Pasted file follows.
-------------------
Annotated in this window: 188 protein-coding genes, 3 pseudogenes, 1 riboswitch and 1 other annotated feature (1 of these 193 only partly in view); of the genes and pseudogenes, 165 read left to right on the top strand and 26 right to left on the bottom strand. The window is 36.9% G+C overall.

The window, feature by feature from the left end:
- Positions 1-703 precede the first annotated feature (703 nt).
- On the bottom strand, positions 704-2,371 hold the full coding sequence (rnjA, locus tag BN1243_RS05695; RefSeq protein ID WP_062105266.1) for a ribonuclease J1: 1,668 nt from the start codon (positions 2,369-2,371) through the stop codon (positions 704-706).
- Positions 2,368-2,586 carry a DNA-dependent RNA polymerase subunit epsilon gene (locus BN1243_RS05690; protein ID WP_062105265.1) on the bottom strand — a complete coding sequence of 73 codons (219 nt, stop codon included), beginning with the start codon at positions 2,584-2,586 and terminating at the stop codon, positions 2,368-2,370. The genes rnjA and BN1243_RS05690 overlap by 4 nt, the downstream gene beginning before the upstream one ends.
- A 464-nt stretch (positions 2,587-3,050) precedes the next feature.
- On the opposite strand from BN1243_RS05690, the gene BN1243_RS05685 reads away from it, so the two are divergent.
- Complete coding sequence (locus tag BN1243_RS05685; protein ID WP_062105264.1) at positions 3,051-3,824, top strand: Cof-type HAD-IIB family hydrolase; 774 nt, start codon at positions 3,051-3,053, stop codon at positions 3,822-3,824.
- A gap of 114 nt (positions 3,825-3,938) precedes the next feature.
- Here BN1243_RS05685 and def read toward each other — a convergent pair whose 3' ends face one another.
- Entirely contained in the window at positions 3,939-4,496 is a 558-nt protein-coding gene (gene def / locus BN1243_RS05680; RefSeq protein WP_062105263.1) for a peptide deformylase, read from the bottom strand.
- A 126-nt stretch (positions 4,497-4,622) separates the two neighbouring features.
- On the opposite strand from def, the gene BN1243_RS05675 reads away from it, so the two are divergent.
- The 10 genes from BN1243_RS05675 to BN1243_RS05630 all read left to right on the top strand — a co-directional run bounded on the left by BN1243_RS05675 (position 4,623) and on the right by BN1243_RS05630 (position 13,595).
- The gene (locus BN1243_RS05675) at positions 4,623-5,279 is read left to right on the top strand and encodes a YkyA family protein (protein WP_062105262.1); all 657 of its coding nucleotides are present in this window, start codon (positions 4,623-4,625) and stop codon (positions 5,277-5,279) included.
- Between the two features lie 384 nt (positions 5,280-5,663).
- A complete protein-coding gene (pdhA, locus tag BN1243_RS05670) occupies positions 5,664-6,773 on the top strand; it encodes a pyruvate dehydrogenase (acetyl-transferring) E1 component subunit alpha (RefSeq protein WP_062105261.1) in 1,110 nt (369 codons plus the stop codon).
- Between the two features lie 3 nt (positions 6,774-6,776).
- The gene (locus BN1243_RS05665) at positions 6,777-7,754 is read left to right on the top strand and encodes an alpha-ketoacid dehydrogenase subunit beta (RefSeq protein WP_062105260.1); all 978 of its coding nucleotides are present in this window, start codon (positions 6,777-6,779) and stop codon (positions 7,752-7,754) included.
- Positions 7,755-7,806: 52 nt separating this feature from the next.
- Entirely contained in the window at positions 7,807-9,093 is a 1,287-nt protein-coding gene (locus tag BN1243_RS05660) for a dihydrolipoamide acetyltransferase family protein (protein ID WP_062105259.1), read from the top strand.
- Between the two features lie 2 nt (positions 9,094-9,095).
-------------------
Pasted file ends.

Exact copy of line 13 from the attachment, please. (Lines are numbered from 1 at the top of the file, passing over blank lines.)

- On the opposite strand from def, the gene BN1243_RS05675 reads away from it, so the two are divergent.